Writer: Amy Guttman
John Galvin has come a long way from the small Irish beach town of Youghal, where he grew up in County Cork. The furniture designer known for crafting chairs, lamps and other pieces in a style best described as a fusion of Scandinavian and Shaker, followed his older sister to Glasgow at the age of eighteen. Three years studying at the College of Building and Printing in the city who’s most famous designer was Charles Rennie MacIntosh left an impression on Galvin, leading to arts and crafts inspired designs.
But even before Galvin left Ireland for Scotland, his mother encouraged an appreciation for good design and well-made pieces of furniture through her passion for restoring and collecting antiques. And the sense of building came from one of the world’s most beloved toys.
“I loved building from a very young age and my favourite toy was Lego (and still is). I would spend hours and hours up in my room, creating multi-coloured sculptures.”
From brightly coloured plastic pieces, to richly textured woods, Galvin’s medium has grown much deeper.
“Timber is an amazing medium to work with; no two pieces are the same. There are so many different species and the colours and textures really are endless. Unlike other materials, wood gets better with age and every piece has a story to tell.”
It’s impossible to pinpoint just one outstanding piece of Galvin’s work, though if he can be identified with anything; it’s the award-winning Manolo Lounger. It is an aesthetic and mechanical triumph, incorporating more than five different jointing techniques, without a single 90-degree angle. Beautifully hand-carved edges follow the curve of the splayed back legs, with front legs which mirror each other with twisted details. Galvin’s inspiration was two-fold, first was his admiration for chair designers Hans J Wegner and Finn Juhl, the second inspiration was from a master in feminine grace and style.
“I stumbled upon a beautiful sketch of a high heel shoe designed by Manolo Blahnik. The elegance of the thin stiletto heel and feminine curve of the shoe inspired me to start sketching chair designs. The back legs of the chair are therefore loosely based on this sketch. The ‘Manolo Lounger’ is without doubt the most challenging but satisfying piece I have ever attempted to produce. “
The most challenging, but also the most high profile of Galvin’s pieces, it’s been given pride of place in the uber-trendy Saatchi Gallery and will be displayed at the Philadelphia Museum of Art in November. The lounger and other Galvin masterpieces will also go on show in New York as part of a Craft Scotland exhibit.
But while the Manolo Lounger has been a huge success for Galvin, it didn’t happen overnight. Galvin spent seven years learning from various cabinetmakers, toiling away at a range of projects, fulfilling briefs and working towards other people’s goals before setting up his own shop.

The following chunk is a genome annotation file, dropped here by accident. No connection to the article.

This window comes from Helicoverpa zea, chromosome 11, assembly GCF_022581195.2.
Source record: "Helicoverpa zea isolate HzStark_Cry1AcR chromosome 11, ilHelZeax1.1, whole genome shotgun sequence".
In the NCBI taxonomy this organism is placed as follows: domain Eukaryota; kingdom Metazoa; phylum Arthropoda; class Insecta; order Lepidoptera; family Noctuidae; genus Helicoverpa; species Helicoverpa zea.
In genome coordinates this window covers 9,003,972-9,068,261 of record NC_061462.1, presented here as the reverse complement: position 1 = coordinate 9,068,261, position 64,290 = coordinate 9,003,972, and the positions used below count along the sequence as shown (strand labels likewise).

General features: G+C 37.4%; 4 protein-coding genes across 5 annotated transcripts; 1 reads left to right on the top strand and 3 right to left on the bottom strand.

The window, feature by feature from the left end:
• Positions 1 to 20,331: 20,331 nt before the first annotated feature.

“Going out on your own is daunting. You need to put in many hours of hard work. It’s not only the talent, you also need the drive, passion and the resilience to pick yourself up and keep on trying even when things are tough.”
Galvin could be describing most start-ups, but the hard part about design is name recognition and, Galvin says, networking is key. It’s part of the reason is four-year old business is thriving. That, and works of art like the Jacaranda Cygnet Lamp.
Launched at the Saatchi gallery in May 2011 as part of the Collect exhibition of world class craft, the lamp was also short listed for the World Architecture News lighting design of the year. Originally made from Purple Heart, but now produced in Ash, Oak and Walnut, every element of the piece is hand made from the turned shade and light pendent, down to the brass dimmer switch and lamp support. The aesthetic is of three dark wood coils spaced to let the light through. The Jacaranda Cygnet Lamp wouldn’t be out of place on the set of an Ibsen play, with its vintage Nordic look.
The lamp was created as a companion for the Manolo Lounger.
“I was looking to create a set of pieces and wanted something elegant, but visually striking. People are always struck by the natural beauty of the timber.”
Galvin was commissioned by Scottish practice, Nord Architects to produce other bedroom furniture for The Shingle House, part of the Living Architecture project. Set on the spectacular shingle beach of Dungeness near Romney Marsh in Kent, the vast coastline portrays a quintessential maritime scene, with fisherman’s huts and lighthouses. Galvin’s designs, subtly carved in wood, match the mood perfectly.
Like most designers on the rise, Galvin doesn’t limit himself to big pieces. He’s also created an exclusive presentation box housing Highland Park’s 50-year old single malt whiskey, launched at Harrods, with a price tag aimed at Sheikhs and footballers. A limited production of just 275 bottles, going for £10k each, meant the packaging had to be just as special as the liquid inside. Galvin used sustainable Scottish oak, keeping a nautical theme, with a small porthole on the front.
Whether it’s a private commission, commercial, or an object meant for the production line, Galvin feels a strong tie to each of his creations.
“When you design and make something from scratch you have a connection with each place. They all tell a story but each one different. But if I had to choose, my favourite is the soldier table because of its artistic edge and the fact that it reminds me of my childhood. “
Galvin’s flexibility to take inspiration from boyhood toy soldiers to 50-year old whiskey boxes, to the subtle, but sexy contours of well-made stiletto, may be the secret to his stand-out success. With his designs, he taps into timeless memories and fantasies.